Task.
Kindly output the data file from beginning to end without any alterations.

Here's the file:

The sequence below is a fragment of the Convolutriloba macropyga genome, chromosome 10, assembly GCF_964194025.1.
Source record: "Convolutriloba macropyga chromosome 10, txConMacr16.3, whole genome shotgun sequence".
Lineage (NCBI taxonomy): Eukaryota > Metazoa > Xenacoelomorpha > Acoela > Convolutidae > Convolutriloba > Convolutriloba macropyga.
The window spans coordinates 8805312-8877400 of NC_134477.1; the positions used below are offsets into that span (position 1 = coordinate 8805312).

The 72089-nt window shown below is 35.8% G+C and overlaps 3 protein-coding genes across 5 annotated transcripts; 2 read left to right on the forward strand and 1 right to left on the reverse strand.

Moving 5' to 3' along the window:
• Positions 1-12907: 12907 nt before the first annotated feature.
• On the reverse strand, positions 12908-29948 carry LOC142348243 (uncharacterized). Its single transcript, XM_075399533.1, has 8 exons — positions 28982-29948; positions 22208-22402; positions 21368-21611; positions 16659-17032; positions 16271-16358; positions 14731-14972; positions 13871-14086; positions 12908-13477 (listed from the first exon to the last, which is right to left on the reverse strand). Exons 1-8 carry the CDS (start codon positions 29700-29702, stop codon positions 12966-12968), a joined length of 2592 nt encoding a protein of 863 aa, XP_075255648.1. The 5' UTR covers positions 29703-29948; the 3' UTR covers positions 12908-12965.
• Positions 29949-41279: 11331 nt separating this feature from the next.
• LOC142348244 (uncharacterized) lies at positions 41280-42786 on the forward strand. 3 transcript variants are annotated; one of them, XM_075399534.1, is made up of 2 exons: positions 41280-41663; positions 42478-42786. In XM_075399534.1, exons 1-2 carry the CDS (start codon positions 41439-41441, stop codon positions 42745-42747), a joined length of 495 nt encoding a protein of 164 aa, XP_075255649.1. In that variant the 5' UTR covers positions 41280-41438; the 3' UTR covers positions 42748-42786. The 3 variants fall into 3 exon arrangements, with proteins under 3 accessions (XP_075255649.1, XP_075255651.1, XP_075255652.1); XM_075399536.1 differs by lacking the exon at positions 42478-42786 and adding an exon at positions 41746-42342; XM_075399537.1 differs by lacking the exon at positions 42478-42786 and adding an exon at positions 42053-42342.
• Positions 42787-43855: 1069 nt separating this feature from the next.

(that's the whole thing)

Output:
The sequence below is a fragment of the Convolutriloba macropyga genome, chromosome 10, assembly GCF_964194025.1.
Source record: "Convolutriloba macropyga chromosome 10, txConMacr16.3, whole genome shotgun sequence".
Lineage (NCBI taxonomy): Eukaryota > Metazoa > Xenacoelomorpha > Acoela > Convolutidae > Convolutriloba > Convolutriloba macropyga.
The window spans coordinates 8805312-8877400 of NC_134477.1; the positions used below are offsets into that span (position 1 = coordinate 8805312).

The 72089-nt window shown below is 35.8% G+C and overlaps 3 protein-coding genes across 5 annotated transcripts; 2 read left to right on the forward strand and 1 right to left on the reverse strand.

Moving 5' to 3' along the window:
• Positions 1-12907: 12907 nt before the first annotated feature.
• On the reverse strand, positions 12908-29948 carry LOC142348243 (uncharacterized). Its single transcript, XM_075399533.1, has 8 exons — positions 28982-29948; positions 22208-22402; positions 21368-21611; positions 16659-17032; positions 16271-16358; positions 14731-14972; positions 13871-14086; positions 12908-13477 (listed from the first exon to the last, which is right to left on the reverse strand). Exons 1-8 carry the CDS (start codon positions 29700-29702, stop codon positions 12966-12968), a joined length of 2592 nt encoding a protein of 863 aa, XP_075255648.1. The 5' UTR covers positions 29703-29948; the 3' UTR covers positions 12908-12965.
• Positions 29949-41279: 11331 nt separating this feature from the next.
• LOC142348244 (uncharacterized) lies at positions 41280-42786 on the forward strand. 3 transcript variants are annotated; one of them, XM_075399534.1, is made up of 2 exons: positions 41280-41663; positions 42478-42786. In XM_075399534.1, exons 1-2 carry the CDS (start codon positions 41439-41441, stop codon positions 42745-42747), a joined length of 495 nt encoding a protein of 164 aa, XP_075255649.1. In that variant the 5' UTR covers positions 41280-41438; the 3' UTR covers positions 42748-42786. The 3 variants fall into 3 exon arrangements, with proteins under 3 accessions (XP_075255649.1, XP_075255651.1, XP_075255652.1); XM_075399536.1 differs by lacking the exon at positions 42478-42786 and adding an exon at positions 41746-42342; XM_075399537.1 differs by lacking the exon at positions 42478-42786 and adding an exon at positions 42053-42342.
• Positions 42787-43855: 1069 nt separating this feature from the next.